You know those type of friends who feel they have to forward half the internet onto everyone in their address box… Well this is a friendly forward, but one of those good ones, the type that should get passed around. After photographing a Veteran’s event on Monday for the Concerned Women ofI’m feeling a patriotic week coming on so I had to forward this to you.
The following post was written by State Rep. Jodi Tymeson and sent out on Veteran’s Day… Pass it on! – Dave
Today is a sacred day for our nation.
In 1919, President Woodrow Wilson established November 11 as Armistice Day because World War I ended on the 11th hour of the 11th day of the 11th month in 1918. As momentous as that day was, it has taken on even more meaning over the years. In 1921, on November 11, an American soldier known but to God was buried in the Tomb of the Unknown Soldier. Armistice Day was officially named by Congress in 1926 and became a legal national holiday in 1938.
Unfortunately, World War I was not the war to end all wars. We endured World War II and Korea, and in 1954, Congress changed the name from Armistice Day to Veterans Day. With the new name, the observance was given broader scope: To honor all American veterans, living and dead, in whatever war or period of peace they served. Today we honor all veterans for their service in the military in the defense of freedom.
You might think the American military began when America became a country. But the Massachusetts militia (the early National Guard) began mustering in 1636. These were farmers, hunters, shopkeepers who banded together to protect their families. It wasn’t until 1775 on Lexington Green when Captain Jonas Parker and 75 armed minutemen stood up to more than 600 British regulars. As the British raised their weapons, Captain Parker ordered, “Don’t fire unless you are fired on, but if they want a war, let it begin here.”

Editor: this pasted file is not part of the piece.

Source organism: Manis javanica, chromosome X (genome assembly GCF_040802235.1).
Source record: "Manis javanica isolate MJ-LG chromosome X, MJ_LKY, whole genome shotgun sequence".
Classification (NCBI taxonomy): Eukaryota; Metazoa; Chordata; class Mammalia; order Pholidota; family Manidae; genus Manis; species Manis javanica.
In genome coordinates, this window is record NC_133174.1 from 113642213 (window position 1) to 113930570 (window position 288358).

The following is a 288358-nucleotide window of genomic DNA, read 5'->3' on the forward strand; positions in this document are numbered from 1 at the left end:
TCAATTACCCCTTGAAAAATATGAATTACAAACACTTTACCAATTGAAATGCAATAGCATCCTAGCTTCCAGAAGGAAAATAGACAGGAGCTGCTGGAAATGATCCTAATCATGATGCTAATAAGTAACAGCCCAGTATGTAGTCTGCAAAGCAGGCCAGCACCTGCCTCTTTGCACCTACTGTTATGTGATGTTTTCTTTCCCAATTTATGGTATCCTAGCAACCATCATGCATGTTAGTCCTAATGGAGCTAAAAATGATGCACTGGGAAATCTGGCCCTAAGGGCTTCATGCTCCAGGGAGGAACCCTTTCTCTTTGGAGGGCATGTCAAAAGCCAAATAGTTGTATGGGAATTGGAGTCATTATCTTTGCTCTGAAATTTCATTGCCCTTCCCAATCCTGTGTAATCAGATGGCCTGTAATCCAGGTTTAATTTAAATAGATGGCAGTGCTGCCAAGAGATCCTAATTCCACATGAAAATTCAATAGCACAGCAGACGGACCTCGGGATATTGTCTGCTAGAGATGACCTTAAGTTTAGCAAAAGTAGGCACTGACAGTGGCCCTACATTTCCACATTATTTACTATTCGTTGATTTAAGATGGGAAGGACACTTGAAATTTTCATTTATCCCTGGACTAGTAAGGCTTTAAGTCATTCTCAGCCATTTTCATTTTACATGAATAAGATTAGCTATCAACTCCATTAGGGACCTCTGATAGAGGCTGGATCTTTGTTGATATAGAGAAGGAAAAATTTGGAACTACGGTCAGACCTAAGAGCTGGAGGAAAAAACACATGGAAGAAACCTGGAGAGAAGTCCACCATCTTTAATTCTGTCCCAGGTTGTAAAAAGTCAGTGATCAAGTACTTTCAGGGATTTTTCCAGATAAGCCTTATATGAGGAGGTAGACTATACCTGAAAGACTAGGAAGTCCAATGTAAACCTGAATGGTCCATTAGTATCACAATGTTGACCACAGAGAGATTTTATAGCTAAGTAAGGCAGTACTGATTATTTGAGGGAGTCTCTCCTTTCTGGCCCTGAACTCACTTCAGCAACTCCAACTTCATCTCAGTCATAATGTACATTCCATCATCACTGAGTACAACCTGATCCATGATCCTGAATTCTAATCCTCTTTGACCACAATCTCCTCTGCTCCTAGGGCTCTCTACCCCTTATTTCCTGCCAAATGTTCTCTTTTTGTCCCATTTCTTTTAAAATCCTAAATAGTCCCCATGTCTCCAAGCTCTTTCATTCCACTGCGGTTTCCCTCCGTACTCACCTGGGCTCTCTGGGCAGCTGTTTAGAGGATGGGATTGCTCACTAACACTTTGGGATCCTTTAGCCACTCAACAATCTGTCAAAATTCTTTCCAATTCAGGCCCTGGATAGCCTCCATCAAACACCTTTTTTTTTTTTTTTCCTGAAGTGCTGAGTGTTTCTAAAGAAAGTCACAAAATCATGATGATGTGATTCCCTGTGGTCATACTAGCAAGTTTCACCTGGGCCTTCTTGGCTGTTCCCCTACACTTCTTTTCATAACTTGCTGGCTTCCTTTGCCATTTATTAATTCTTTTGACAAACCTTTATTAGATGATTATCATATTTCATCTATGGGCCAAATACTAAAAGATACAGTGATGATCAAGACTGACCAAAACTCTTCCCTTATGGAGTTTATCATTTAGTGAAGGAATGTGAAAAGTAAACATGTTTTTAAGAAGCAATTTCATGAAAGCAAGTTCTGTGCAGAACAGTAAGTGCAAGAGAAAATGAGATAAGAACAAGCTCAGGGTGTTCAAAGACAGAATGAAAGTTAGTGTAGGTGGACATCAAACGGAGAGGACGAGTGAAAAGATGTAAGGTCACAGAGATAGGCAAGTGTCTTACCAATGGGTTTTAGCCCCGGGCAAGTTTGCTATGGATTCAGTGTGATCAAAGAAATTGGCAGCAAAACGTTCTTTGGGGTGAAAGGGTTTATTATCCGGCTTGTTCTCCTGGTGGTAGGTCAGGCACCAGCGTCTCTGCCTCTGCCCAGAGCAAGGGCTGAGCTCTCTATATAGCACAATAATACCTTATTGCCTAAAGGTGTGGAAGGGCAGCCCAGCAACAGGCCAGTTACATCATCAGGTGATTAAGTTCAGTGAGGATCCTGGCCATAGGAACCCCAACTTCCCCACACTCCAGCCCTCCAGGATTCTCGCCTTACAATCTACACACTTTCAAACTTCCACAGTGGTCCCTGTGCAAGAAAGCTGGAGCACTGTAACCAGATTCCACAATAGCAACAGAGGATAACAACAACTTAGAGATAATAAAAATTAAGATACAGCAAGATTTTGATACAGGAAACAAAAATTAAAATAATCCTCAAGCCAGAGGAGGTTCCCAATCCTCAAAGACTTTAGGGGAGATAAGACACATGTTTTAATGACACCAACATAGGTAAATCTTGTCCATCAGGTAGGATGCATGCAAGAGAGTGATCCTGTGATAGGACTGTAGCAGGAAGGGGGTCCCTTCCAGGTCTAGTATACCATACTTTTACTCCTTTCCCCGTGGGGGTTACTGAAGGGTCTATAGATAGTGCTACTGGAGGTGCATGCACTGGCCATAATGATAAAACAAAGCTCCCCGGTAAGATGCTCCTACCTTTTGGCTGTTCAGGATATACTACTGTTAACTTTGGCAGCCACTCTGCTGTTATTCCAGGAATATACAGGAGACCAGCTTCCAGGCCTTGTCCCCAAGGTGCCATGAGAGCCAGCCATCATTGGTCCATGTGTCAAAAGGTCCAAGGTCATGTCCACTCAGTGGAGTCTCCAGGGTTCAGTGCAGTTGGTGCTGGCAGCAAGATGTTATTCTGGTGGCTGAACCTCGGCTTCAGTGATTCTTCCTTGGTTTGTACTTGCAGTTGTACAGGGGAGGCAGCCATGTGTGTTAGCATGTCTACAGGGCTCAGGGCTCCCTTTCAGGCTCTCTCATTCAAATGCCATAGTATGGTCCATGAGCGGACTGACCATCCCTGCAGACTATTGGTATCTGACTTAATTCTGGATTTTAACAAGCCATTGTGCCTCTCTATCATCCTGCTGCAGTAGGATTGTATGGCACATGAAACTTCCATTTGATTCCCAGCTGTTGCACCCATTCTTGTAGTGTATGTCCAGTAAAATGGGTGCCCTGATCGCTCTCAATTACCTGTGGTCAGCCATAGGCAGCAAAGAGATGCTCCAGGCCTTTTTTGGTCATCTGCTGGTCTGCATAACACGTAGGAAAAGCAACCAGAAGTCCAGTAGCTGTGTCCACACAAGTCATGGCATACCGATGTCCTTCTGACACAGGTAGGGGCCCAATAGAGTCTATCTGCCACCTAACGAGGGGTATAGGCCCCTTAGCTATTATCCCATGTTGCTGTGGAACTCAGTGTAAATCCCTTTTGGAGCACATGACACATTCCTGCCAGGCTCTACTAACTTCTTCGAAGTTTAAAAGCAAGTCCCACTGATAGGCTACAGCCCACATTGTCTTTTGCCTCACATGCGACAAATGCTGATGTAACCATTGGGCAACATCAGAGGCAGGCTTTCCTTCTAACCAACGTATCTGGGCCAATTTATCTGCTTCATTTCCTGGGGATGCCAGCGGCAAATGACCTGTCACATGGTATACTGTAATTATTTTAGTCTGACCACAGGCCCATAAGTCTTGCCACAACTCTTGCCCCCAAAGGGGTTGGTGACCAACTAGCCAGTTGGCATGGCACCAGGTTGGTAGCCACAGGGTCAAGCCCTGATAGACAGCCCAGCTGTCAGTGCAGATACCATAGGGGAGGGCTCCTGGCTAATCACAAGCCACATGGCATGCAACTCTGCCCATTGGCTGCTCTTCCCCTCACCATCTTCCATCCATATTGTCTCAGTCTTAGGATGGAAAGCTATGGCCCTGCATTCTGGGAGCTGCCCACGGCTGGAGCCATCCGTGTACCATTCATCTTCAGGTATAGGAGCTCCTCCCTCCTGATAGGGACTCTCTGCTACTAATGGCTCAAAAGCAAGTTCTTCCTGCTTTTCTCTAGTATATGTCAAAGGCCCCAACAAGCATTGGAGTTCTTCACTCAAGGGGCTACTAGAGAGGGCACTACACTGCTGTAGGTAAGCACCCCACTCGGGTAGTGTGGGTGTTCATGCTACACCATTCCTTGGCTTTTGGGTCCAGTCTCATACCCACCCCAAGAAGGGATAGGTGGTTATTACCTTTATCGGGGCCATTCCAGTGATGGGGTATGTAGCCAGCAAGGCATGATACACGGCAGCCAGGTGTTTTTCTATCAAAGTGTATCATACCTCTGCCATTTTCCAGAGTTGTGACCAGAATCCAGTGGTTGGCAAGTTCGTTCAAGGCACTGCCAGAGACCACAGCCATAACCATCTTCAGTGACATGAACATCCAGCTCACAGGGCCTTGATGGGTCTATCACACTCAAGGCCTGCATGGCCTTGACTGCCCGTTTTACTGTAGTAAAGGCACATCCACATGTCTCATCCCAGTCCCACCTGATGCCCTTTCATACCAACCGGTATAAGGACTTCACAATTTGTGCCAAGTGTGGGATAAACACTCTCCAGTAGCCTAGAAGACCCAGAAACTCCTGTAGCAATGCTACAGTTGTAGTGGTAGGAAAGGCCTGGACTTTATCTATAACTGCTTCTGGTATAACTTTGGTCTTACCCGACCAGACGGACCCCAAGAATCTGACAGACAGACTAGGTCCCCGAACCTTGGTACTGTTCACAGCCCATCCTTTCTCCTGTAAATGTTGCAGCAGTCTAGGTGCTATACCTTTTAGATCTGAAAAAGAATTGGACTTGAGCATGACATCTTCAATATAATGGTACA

Those first colonial fighters who died in Lexington sacrificed their lives for the idea they could form their own country. We owe them all our gratitude and we honor them today.
Today we honor veterans like those who fought in the Civil War. Iowans like Private George Healey of Company E, 5th Iowa Cavalry who was awarded America’s highest military honor, The Medal of Honor, presented to individuals for exceptional valor, in recognition of their individual acts of courage. Private Healey was from Dubuque.
We honor veterans like Colonel George Day, an Air Force officer and F-100 pilot from Sioux City, Iowa who was awarded the Medal of Honor for his heroism during the Vietnam War. Despite being shot down, seriously injured and tortured cruelly, Colonel Day offered maximum resistance and his bravery in the face of deadly enemy pressure was significant in saving the lives of fellow aviators who were still flying against the enemy.